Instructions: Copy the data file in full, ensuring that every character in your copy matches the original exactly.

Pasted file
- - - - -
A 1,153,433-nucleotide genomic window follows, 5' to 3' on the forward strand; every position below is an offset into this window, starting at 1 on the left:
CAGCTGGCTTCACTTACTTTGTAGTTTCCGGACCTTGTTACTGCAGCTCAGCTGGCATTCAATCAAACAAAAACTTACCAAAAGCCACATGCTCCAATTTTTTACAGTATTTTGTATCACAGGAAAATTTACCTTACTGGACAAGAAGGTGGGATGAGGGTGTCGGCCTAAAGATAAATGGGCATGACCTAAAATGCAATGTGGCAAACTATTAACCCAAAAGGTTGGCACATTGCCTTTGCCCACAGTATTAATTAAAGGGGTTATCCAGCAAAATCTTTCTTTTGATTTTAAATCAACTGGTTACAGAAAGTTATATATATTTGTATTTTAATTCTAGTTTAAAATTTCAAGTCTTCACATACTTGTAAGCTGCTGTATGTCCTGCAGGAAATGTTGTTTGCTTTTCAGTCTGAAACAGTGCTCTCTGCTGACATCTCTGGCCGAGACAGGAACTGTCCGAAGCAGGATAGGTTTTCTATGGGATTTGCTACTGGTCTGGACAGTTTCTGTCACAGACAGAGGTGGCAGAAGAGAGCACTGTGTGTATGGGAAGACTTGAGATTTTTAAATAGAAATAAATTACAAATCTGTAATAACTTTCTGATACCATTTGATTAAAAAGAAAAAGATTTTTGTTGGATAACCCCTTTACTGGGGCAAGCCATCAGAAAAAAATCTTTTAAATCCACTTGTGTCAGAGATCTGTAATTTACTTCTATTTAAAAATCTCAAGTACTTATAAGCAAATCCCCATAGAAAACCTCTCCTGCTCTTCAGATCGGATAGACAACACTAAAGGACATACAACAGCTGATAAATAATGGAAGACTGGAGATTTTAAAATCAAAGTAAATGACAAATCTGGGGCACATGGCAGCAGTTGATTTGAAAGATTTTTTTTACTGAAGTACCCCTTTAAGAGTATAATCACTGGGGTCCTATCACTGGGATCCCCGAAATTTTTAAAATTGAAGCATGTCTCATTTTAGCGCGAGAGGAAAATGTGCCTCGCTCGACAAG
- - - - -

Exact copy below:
A 1,153,433-nucleotide genomic window follows, 5' to 3' on the forward strand; every position below is an offset into this window, starting at 1 on the left:
CAGCTGGCTTCACTTACTTTGTAGTTTCCGGACCTTGTTACTGCAGCTCAGCTGGCATTCAATCAAACAAAAACTTACCAAAAGCCACATGCTCCAATTTTTTACAGTATTTTGTATCACAGGAAAATTTACCTTACTGGACAAGAAGGTGGGATGAGGGTGTCGGCCTAAAGATAAATGGGCATGACCTAAAATGCAATGTGGCAAACTATTAACCCAAAAGGTTGGCACATTGCCTTTGCCCACAGTATTAATTAAAGGGGTTATCCAGCAAAATCTTTCTTTTGATTTTAAATCAACTGGTTACAGAAAGTTATATATATTTGTATTTTAATTCTAGTTTAAAATTTCAAGTCTTCACATACTTGTAAGCTGCTGTATGTCCTGCAGGAAATGTTGTTTGCTTTTCAGTCTGAAACAGTGCTCTCTGCTGACATCTCTGGCCGAGACAGGAACTGTCCGAAGCAGGATAGGTTTTCTATGGGATTTGCTACTGGTCTGGACAGTTTCTGTCACAGACAGAGGTGGCAGAAGAGAGCACTGTGTGTATGGGAAGACTTGAGATTTTTAAATAGAAATAAATTACAAATCTGTAATAACTTTCTGATACCATTTGATTAAAAAGAAAAAGATTTTTGTTGGATAACCCCTTTACTGGGGCAAGCCATCAGAAAAAAATCTTTTAAATCCACTTGTGTCAGAGATCTGTAATTTACTTCTATTTAAAAATCTCAAGTACTTATAAGCAAATCCCCATAGAAAACCTCTCCTGCTCTTCAGATCGGATAGACAACACTAAAGGACATACAACAGCTGATAAATAATGGAAGACTGGAGATTTTAAAATCAAAGTAAATGACAAATCTGGGGCACATGGCAGCAGTTGATTTGAAAGATTTTTTTTACTGAAGTACCCCTTTAAGAGTATAATCACTGGGGTCCTATCACTGGGATCCCCGAAATTTTTAAAATTGAAGCATGTCTCATTTTAGCGCGAGAGGAAAATGTGCCTCGCTCGACAAG